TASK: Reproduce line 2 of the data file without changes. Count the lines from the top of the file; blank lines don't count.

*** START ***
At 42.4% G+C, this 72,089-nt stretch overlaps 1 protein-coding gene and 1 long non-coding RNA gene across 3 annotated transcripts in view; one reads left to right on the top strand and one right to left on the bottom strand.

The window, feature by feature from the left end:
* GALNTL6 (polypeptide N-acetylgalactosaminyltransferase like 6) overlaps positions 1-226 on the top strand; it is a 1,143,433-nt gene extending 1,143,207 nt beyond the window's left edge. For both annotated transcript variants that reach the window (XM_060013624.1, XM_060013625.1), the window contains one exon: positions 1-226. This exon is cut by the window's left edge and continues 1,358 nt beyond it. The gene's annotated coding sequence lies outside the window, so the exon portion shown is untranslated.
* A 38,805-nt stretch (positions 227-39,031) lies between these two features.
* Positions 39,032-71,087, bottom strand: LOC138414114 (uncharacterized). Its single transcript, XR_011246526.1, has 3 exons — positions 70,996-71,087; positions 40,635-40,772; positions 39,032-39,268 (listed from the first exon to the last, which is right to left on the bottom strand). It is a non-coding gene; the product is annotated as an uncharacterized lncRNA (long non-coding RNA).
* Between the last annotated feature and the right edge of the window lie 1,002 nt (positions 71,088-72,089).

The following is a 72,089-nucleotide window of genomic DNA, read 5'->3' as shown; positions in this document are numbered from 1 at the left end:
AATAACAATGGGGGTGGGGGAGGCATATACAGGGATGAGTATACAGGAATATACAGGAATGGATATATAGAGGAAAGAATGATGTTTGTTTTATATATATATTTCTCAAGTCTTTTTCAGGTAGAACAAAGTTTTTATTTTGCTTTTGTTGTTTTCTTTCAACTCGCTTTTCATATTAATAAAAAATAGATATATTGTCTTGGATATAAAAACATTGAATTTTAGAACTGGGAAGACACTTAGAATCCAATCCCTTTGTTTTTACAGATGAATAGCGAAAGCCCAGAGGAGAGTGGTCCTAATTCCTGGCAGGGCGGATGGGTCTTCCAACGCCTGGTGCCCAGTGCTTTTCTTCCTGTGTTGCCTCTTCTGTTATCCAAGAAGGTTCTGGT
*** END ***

The window, feature by feature from the left end: